Elite Application Engineer CAE Technical Specialist 3DVision Technologies

SOLIDWORKS Model-Based Definition (MBD) Has Been Released

Monday, March 9th, 2015

With SOLIDWORKS 2015 SP2, MBD was released at the same time.  Well what is MBD?  It is an integrated drawingless manufacturing solution.  Instead of creating a typical 2D drawing, all of the needed information is placed on the 3D model.  This helps reduce errors, increases production efficiency, and support industry standards.

You might wonder how this increases production efficiency.  It will make your process more efficient because there is not a need for 2D drawing files.  All of the information is already on the 3D file so why not use it?  The point of a 2D drawing file was to communicate to manufacturing on what the final item should look like.  This has been the main delivery.  A majority of the time it took to create the 2D drawing is now saved.

2D-3D

So you might be thinking that I still need to have dimensions and add notes so that will take a bunch of time.  All the time I am saving from the 2D drawing is being placed on the 3D model.  That’s not the case and leads me into the reduction of errors.  SOLIDWORKS MBD uses a tool that has been in SOLIDWORKS since 2008; DimXpert.  DimXpert is extremely powerful in creating PMI.  It has the ability to automatically create the manufacturing dimensions with tolerance on the 3D model.

dimxpert

But the reduction of errors comes with the ability to check all the faces for a dimension and tolerance by changing the face color.

SOLIDWORKS MBD’s main job is to organize all of the PMI data.  It does this by creating custom views to represent specific dimensions.  With 2D drawings you have multiple views with specific dimensions.  You do the same process with MBD by creating custom 3D views.  The helps deliver the intended information to production with less confusion.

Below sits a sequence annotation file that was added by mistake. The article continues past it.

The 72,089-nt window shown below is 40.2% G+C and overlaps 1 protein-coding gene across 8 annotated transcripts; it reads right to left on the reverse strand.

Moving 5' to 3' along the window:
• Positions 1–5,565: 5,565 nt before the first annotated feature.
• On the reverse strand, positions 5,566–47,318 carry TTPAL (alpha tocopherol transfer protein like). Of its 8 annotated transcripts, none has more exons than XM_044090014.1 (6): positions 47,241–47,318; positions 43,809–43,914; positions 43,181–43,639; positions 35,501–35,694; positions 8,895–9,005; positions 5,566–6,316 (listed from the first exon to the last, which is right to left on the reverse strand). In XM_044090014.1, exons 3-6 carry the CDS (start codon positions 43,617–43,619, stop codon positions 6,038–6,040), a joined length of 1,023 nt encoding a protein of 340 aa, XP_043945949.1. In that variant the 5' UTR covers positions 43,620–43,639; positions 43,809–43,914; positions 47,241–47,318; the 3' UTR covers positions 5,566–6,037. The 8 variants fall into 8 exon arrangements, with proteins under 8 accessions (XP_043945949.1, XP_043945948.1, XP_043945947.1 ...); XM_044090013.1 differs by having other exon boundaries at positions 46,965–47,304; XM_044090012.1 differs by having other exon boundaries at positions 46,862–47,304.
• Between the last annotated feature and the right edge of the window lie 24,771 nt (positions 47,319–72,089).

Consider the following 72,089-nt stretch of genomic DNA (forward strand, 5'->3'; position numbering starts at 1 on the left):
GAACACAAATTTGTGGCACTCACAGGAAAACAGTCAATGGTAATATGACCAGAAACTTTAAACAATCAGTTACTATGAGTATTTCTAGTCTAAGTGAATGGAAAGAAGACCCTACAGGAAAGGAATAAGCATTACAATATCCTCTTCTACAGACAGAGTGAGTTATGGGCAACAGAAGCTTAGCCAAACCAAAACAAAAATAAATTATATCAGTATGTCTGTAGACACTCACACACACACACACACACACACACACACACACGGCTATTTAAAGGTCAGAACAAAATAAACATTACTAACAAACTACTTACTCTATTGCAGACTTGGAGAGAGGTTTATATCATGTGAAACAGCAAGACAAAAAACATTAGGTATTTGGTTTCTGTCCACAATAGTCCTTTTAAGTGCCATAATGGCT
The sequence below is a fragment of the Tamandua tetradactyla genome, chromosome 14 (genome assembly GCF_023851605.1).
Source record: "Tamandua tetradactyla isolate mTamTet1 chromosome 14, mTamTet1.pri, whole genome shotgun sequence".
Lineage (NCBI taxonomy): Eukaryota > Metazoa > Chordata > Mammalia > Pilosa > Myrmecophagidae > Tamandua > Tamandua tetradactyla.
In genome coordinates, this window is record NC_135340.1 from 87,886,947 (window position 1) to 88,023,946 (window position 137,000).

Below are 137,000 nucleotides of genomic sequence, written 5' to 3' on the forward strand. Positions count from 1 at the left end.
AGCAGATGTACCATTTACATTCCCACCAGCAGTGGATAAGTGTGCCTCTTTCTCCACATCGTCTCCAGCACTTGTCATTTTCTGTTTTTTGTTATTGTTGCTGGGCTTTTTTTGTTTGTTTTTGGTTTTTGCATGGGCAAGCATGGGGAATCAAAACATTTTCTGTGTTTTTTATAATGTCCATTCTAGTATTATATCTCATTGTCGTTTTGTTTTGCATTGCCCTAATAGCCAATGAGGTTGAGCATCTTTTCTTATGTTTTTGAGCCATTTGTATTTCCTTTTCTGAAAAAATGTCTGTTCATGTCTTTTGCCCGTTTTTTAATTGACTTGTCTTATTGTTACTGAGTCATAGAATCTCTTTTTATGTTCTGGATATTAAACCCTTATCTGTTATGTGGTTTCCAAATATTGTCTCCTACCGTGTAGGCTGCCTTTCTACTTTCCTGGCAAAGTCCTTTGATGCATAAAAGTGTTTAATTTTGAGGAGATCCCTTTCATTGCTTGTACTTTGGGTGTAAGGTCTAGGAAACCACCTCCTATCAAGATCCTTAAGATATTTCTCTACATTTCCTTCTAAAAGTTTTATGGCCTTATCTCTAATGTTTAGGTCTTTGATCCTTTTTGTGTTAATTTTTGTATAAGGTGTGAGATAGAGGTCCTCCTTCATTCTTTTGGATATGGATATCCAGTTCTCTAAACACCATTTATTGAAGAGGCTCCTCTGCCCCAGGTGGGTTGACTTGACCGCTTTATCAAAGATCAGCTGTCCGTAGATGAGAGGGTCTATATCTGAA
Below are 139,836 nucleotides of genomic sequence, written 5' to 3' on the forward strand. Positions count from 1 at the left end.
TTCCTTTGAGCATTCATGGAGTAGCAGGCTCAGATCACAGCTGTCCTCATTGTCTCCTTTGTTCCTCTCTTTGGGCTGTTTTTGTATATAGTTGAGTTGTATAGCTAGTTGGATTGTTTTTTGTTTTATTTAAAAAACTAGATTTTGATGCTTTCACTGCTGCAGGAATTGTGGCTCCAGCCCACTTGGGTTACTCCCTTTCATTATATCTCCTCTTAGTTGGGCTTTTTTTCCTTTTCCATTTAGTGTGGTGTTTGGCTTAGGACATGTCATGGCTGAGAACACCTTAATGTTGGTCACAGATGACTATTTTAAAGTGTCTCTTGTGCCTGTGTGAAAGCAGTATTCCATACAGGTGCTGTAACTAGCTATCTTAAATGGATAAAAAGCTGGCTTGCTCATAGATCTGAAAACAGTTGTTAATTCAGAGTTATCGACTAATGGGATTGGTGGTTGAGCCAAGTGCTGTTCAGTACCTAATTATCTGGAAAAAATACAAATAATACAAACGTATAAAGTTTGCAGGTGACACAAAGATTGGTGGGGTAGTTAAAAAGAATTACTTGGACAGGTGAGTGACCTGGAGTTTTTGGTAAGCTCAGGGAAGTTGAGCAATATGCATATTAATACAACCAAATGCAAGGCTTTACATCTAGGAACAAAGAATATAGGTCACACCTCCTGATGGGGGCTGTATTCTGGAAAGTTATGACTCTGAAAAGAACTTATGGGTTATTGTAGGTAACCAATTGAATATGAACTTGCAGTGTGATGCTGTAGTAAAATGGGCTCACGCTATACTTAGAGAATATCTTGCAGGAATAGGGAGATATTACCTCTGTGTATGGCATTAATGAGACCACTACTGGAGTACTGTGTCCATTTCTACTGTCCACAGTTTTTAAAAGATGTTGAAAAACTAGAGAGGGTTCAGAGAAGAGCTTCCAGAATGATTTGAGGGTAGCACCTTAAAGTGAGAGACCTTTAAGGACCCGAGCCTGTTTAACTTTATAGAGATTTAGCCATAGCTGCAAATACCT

3dviews

How is the information delivered to production?  You have 2 options which are industry standards.  You can save the information to eDrawings or a 3D PDF.  The 3D PDF is fully customizable to match your requirements.

MBD 3DPDF

I feel MBD is a great way to save time, reduce errors, and communicate easier with manufacturing.  If you would like more information or would like to see a demo, please contact 3DVision @ 1-800-745-3136 or click here.

Josh Spencer

Elite Application Engineer, CSWE 3DVision Technologies

Available Tables in SOLIDWORKS Drawings

Friday, February 13th, 2015

I get asked about the different tables in SOLIDWORKS drawings.  I’ll go over some of these as a high level overview.  This will cover BOM, Hole Table, Revision Tables, Weldment Cut List Tables, General Table, Weld Table, Bend Table, and Punch Tables.

Closed Table Rendered in SOLIDWORKS Drawings
BOM

The Bill of Materials is a list of the components and the quantities of each needed to manufacture the end product.  This can be customized a lot to be able to show different properties, different fonts, etc.

Bill Of Materials in SOLIDWORKS Drawing

Bill Of Materials

Once you would get it looking like you want, you would want to save it out as a template so you can easily get back to same style.  If you Right Mouse Click on the table you will get the option to save it.  You can then specify it as a Template and place it with your other ones.  The next time you start a BOM, you will want to choose the one you just saved out and the columns and font will be the same.
Save as template in SOLIDWORKS Drawing
When you RMC, you will notice you can save the BOM as an excel file.  Now with it in excel, you can import it to an ERP/MRP system.

Hole Table

This is used to automatically generate hole information in a tabular format.  The table will show the location and hole size from a specified origin.